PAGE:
Right, question edited. Sorry if I sounded negative as to the answer: it does achieve the desired effect based on the original question, so thanks! It needs something more to stand alone as a solution though. –  MrCranky Jul 26 '11 at 11:56
1  
Hmm, I think there might be a bug in your code. I've pulled up a landscape-only movie (what we're effectively doing here, although we're then allowing rotation back to portrait) from a portrait view many times, and iOS nicely rotates the status bar for me without my having to make any changes. I'm off to Xcode to investigate!... –  h4xxr Jul 26 '11 at 14:01
    
<nudge> Any joy recreating this with your working project? –  MrCranky Aug 1 '11 at 10:10
    
+1 for this answer, it is the fix for what was asked. That said, WTF guys? Anybody actually talk to an actual user about this? Sounds to me like some kind of weird programmer requirement not at all driven by what users want. Then again I'm just old and snarky. –  slf Aug 1 '11 at 19:41
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You're going to have to rotate the movie's frame, and then tell the app delegate to not rotate itself when it hears the rotation messages.

- (BOOL)shouldAutorotateToInterfaceOrientation:(UIInterfaceOrientation)interfaceOrientation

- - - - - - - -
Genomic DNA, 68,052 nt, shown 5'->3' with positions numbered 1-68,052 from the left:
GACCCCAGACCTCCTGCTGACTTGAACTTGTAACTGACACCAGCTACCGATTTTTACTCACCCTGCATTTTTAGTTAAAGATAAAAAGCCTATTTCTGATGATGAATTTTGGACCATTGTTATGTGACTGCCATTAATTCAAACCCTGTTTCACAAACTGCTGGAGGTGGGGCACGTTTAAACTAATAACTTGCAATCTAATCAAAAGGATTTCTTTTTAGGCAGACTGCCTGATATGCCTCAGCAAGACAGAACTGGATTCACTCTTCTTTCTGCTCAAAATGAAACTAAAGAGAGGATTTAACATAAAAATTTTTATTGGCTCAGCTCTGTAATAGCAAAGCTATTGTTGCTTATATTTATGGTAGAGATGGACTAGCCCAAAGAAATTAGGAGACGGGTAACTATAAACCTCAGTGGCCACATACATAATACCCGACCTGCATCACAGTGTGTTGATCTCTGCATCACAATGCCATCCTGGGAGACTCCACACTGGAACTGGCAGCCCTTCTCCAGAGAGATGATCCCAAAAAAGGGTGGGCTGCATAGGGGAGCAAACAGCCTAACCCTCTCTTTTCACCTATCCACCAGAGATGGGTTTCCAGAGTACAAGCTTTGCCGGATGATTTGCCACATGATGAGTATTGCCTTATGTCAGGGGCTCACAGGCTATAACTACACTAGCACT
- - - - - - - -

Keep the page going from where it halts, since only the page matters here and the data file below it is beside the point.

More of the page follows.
{
    // Return YES for supported orientations
    return NO;
}
share|improve this answer
    
Won't that lock it into landscape mode? –  MrCranky Jul 20 '11 at 14:29
    
Portrait most likely. But if you don't do this, the movie will rotate another 90 deg, endlessly. –  Brooks Hanes Jul 20 '11 at 16:04
    
Yeah, that doesn't sound good. The Youtube implementation does something smarter - when you're holding the device in portrait mode it still starts in landscape, when you rotate the device to match the landscape view, it doesn't rotate again. It's only subsequent rotations of the device which cause the view to change back to portrait (or the opposite landscape view) –  MrCranky Jul 21 '11 at 15:28
    
Also it appears someone has written a method to handle this: stackoverflow.com/questions/5700219/… –  Brooks Hanes Jul 21 '11 at 20:32